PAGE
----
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Of Penguins And Pistons

Just What Constitutes a Meritorious Sign in Santa Monica?

March 12, 2000|Ed Leibowitz

Since the late '50s, they've held their wild electric festival in the Santa Monica night sky: the stately penguin in tux and tie, and the flashing piston of neon blue. The penguin outlasted the former Penguin's Coffee Shop it once touted; it even survived the troubled tenure of Dr. Beauchamp after it converted into Western Dental Center. The piston, at 26th Street and Pico Boulevard, still signifies the Engler Brothers Auto Parts Store, a second-generation family business that opened shop in Santa Monica the year the 1947 Dodge rolled off the line.

Santa Monica's Meritorious Sign Review Board has passed judgment on these beacons, as it has on all nonconforming signs otherwise slated to come down April 11 as part of a 15-year-old city ordinance. (It considered a total of 560 existing signs using "historically or architecturally significant" criteria; new signs must meet strict size and design restraints.) For the penguin, the Arby's hat on Lincoln, the flaming neon hearth of Paykel's Fireplace and 90 other signs deemed meritorious, all is jubilation. Samuel Gruenbaum, president and CEO of Western Dental, successfully pleaded the penguin's case before the committee in January. He even argued the penguin's viability as a dental mascot. "They're birds, so you wouldn't think that they could have teeth in the beak. But if they did, they could have cavities."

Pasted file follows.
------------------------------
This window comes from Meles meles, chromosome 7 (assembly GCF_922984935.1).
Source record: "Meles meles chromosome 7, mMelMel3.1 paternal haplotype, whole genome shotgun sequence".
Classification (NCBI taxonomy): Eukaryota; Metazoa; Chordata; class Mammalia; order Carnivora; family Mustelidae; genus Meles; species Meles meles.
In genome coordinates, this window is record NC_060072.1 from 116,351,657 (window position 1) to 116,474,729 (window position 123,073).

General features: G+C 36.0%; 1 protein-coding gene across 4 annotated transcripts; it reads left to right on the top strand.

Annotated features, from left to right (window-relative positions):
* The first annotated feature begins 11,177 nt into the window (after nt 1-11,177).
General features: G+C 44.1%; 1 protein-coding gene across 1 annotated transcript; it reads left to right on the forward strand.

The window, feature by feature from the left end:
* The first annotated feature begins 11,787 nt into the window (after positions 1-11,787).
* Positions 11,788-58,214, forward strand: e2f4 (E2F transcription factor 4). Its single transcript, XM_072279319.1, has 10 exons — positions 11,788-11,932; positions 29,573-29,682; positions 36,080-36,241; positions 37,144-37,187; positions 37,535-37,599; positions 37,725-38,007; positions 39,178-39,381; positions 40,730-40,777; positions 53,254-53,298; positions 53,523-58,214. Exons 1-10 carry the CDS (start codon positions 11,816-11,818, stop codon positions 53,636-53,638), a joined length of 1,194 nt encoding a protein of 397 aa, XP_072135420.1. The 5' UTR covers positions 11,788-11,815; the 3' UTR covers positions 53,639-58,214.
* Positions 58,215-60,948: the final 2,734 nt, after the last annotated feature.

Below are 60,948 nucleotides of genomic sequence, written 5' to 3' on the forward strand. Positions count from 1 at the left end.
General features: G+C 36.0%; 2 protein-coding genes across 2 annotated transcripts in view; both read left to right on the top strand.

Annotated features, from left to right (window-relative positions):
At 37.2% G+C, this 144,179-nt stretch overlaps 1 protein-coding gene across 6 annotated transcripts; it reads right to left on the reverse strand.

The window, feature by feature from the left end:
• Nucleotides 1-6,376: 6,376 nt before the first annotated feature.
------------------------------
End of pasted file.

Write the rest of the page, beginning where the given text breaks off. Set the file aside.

Alas, barring a last-ditch reprieve from Santa Monica's City Council, the Engler piston is doomed, perhaps through an attendance quirk. Chairman Herb Katz's seat was empty during the February meeting, and the commission split two in favor, two against.

For the layman, the Engler Brothers' sign addresses several of the board's official meritorious criteria. Arnold Engler, the retired patriarch who founded the auto parts store with his brother, makes a prima facie case for the neon piston's "inventive representation." "It's a Chevrolet six piston and a Chrysler six-piston rod," he explains. "We put two odd ones together so we wouldn't show any favoritism." "Historical significance"? Piston and rod date from the mid-'50s.

In a car-supply age dominated by Kragen and AutoZone, the Engler piston could arguably "represent an entity or establishment important to Santa Monica's history," as stated in the guidelines--namely, the family-owned auto parts store. Indeed, an AutoZone now sits next to Engler Brothers. "We have our piston on invoices, trucks, baseball caps, letterhead," says Larry Engler, Arnold's son. "We're trying to keep competing with AutoZone and all these national chains that have millions in advertising, and the piston's all we have on Pico."

Such is the Englers' desperation that any eventual demolition of the piston might take out a member of the Engler family as well. "My sister Margaret," says Larry, "wants to chain herself to it."

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